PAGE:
Friday, December 24, 2010

Double Movie with Abe: Wall Street: Money Never Sleeps & Inside Job

Wall Street: Money Never Sleeps
Directed by Oliver Stone
Released September 24, 2010

Inside Job
Directed by Charles Ferguson
Released October 8, 2010

It’s extraordinarily rare for a director to return to make a sequel to a well-received, Oscar-winning movie. It’s just as uncommon for the lead star (and previously mentioned Oscar winner) to reprise his role in the follow-up film. It’s even rarer for both to occur together over twenty years after the release of the first film. While all those factors can indicate potential for a strong film, sometimes it still doesn’t pan out too well. In the case of “Wall Street: Money Never Sleeps,” which reunites director Oliver Stone with Michael Douglas, the star of his 1987 film, there’s much left to be desired.

It’s interesting to consider “Wall Street 2,” which opened back in September and is now available on DVD, alongside “Inside Job,” a highly buzzed-about documentary still playing in limited release. It might seem a bit strange to compare the fictionalized drama with a piece of nonfiction investigative reporting, but both films center on the same theme: the collapse of the economy and its effect on those whose daily lives revolve around the stock market. In some ways, it’s unfair to consider them in the same review, but in light of the former film’s positioning of its fictional characters in a parallel of real-life events, it feels especially appropriate.

At its core, “Wall Street 2” is a story about individual people and their own quests for the good life. “Inside Job” chronicles one man’s efforts to unmask the motivations and, more importantly, the actions of those people who managed to walk away from their extensive involvement in the collapse of the economy without their roles in the lead-up to the crisis or their hefty takeaways revealed. “Wall Street 2” lays out the culprits for the audience to see and allows them a direct view of all of their actions, while “Inside Job” director Charles Ferguson has to do his own poking and prodding to locate the culprits.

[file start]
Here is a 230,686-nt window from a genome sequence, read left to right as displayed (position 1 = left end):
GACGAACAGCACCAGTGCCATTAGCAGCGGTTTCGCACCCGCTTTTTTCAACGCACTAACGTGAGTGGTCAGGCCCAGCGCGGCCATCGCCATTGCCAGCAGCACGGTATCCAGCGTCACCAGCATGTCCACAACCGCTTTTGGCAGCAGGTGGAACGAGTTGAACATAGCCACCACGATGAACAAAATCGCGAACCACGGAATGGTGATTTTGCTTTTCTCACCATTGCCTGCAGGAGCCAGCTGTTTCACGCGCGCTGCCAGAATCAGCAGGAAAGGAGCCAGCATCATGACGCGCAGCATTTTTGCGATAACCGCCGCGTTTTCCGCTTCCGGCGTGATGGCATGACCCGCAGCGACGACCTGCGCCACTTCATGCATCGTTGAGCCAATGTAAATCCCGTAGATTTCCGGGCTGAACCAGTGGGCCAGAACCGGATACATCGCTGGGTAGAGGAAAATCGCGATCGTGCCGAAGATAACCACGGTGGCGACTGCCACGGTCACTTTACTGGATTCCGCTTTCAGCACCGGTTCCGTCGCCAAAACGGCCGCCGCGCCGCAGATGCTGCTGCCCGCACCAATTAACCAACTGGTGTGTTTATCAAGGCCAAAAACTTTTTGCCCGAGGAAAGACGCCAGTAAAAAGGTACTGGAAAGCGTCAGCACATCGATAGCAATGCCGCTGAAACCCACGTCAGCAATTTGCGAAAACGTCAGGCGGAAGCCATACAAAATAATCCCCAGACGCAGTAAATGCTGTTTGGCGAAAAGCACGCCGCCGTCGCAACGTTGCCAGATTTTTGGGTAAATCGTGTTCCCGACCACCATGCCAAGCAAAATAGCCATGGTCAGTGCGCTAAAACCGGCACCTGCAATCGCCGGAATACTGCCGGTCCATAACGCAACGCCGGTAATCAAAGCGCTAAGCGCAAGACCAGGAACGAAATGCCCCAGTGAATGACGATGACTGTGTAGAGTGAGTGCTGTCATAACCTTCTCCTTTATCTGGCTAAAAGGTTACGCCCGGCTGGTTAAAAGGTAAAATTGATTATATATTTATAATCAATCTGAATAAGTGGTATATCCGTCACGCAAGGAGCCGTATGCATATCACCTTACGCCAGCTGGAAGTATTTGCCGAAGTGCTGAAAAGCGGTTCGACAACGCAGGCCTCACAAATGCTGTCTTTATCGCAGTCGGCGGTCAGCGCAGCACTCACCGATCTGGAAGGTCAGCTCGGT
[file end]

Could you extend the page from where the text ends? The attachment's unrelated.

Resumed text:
Ultimately, “Wall Street 2” is little more than a story of revenge with an emphasis on the often shaky difference between good and evil. Go-to franchise rebooter Shia LaBeouf, who has also assisted in the revival of both the “Indiana Jones” and “Transformers” series the recent years, is supposed to be the moral core of the film, but he turns out to be a rather one-dimensional character, focusing most of his efforts on trying to sound and act like a Long Island native. Josh Brolin is especially cartoonish as a bad guy billionaire, and Carey Mulligan needs to pick more substantial roles than this. The film really does belong to Douglas, who effortlessly uses his fantastic cinematic voice to anchor an otherwise uninventive and poorly told story.

In contrast, “Inside Job” is chock full of facts and figures, providing a comprehensive report on the international causes of the economic collapse and how it could have been prevented. While he’s nowhere near as annoying and pushy as Michael Moore, Ferguson does press some of his subjects, responding “are you kidding me?” to their assertions and refusing to back down. It’s often hard to tell whether the interviewee has been selected as a witness for the prosecution or the defense, and that’s one of the film’s strongest assets. “Inside Job” is easily one of this year’s most interesting, enlightening, and entertaining documentaries. In this case, stick with the truth – it will be a more rewarding (though not necessarily financially) experience.

Wall Street 2: C-
Inside Job: B+

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